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Publications (2)3.85 Total impact

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    ABSTRACT: There are currently no known early neuroanatomical markers predictive of the development of major depression or depressive symptoms after mild traumatic brain injury (mTBI). The authors conducted a 1-year longitudinal pilot study to determine whether diffusion tensor imaging (DTI) measures collected within 1 month of mTBI could predict incident depression. Of the 14 subjects who met study inclusion criteria, 4 (28.6%) developed major depression over the follow-up period. Compared with the nondepressed group, those who developed depression had white-matter abnormalities in the fronto-temporal regions measured by DTI. These preliminary results highlight the need for additional studies, including studies using a larger sample and appropriate controls.
    The Journal of neuropsychiatry and clinical neurosciences 06/2012; 24(3):309-15. · 2.34 Impact Factor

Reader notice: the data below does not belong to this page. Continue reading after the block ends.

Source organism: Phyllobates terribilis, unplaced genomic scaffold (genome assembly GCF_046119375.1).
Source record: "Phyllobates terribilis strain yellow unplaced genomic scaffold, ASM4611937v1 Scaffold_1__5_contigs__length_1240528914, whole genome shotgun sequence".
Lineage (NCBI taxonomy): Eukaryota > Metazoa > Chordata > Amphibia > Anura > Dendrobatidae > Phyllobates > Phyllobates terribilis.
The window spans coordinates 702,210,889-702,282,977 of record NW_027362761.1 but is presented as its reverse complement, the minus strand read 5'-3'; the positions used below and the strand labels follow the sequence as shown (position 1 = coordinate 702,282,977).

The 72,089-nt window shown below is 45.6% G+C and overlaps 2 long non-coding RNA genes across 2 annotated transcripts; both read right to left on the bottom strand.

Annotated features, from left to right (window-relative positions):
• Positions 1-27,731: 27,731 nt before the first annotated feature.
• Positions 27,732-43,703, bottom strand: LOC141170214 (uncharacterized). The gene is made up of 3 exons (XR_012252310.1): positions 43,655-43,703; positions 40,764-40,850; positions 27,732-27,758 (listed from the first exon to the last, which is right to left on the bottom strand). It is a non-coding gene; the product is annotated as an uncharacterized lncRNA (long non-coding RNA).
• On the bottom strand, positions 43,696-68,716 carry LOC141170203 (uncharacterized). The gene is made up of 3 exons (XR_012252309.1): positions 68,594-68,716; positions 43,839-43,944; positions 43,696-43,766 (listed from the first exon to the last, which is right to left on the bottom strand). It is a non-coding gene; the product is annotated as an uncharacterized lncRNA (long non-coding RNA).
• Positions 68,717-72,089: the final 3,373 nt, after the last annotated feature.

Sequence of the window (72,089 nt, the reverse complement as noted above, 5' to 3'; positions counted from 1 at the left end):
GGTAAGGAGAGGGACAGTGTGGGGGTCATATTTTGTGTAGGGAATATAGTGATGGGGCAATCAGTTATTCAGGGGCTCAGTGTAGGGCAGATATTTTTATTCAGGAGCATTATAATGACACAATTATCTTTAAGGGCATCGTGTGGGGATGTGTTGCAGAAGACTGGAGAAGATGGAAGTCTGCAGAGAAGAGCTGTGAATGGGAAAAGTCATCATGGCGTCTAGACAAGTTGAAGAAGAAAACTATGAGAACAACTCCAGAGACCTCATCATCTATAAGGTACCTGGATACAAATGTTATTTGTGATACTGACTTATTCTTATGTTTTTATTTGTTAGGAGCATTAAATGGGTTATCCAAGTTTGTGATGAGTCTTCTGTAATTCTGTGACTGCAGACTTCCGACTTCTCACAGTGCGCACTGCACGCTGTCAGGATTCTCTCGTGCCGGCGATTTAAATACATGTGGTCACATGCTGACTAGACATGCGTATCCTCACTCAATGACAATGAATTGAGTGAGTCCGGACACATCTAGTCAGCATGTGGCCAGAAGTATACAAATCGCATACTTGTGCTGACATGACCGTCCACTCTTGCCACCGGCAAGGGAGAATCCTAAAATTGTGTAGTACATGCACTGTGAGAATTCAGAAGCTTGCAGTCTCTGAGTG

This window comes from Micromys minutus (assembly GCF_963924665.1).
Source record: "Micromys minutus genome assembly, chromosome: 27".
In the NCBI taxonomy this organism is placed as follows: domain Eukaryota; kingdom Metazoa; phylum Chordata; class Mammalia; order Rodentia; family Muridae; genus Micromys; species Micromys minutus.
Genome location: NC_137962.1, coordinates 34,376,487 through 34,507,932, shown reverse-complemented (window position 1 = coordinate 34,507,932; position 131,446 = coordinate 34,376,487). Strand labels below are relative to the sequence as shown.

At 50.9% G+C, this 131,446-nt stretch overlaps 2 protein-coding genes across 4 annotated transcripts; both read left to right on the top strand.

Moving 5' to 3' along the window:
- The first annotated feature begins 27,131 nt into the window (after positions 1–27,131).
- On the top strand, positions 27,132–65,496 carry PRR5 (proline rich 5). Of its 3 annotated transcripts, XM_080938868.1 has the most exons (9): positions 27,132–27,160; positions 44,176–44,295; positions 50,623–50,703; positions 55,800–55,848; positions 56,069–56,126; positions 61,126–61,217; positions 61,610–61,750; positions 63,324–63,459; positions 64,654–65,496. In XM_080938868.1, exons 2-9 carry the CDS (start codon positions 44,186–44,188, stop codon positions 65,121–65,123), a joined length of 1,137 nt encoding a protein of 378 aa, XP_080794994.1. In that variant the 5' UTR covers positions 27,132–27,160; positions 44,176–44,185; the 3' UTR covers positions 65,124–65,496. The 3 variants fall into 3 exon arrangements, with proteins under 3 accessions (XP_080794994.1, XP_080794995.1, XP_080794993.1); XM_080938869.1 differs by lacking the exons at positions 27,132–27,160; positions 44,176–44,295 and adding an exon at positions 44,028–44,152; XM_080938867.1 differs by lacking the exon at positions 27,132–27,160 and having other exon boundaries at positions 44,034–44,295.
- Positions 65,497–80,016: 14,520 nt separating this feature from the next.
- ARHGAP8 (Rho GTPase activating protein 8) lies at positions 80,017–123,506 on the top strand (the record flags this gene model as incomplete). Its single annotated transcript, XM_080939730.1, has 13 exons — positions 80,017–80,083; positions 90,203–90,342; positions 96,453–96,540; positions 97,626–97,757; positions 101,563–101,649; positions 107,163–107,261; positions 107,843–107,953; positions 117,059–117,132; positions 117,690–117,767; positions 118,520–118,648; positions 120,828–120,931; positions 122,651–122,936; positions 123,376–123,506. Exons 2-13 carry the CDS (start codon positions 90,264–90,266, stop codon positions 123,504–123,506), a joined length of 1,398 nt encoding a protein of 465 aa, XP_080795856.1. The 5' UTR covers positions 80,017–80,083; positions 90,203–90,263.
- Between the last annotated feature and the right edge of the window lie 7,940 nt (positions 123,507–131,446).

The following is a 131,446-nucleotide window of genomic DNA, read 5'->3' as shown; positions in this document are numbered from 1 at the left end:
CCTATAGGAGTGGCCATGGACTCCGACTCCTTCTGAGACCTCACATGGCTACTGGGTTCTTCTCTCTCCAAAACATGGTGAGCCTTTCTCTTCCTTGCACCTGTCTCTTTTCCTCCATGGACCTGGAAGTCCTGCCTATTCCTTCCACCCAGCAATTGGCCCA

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    ABSTRACT: To assess the prevalence of and risk factors for sleep disturbances in the acute post-traumatic brain injury (TBI) period. Longitudinal, observational study. Fifty-four first time closed-head injury patients were recruited and evaluated within 3 months after injury. Pre-injury and post-injury sleep disturbances were compared on the Medical Outcome Scale for Sleep. The subjects were also assessed on anxiety, depression, medical comorbidity and severity of TBI. Subjects were worse on most sleep measures after TBI compared to before TBI. Anxiety disorder secondary to TBI was the most consistent significant risk factor to be associated with worsening sleep status. Anxiety is associated with sleep disturbances after TBI. Further studies need to be done to evaluate if this is a causal relationship.
    Brain Injury 06/2008; 22(5):381-6. · 1.51 Impact Factor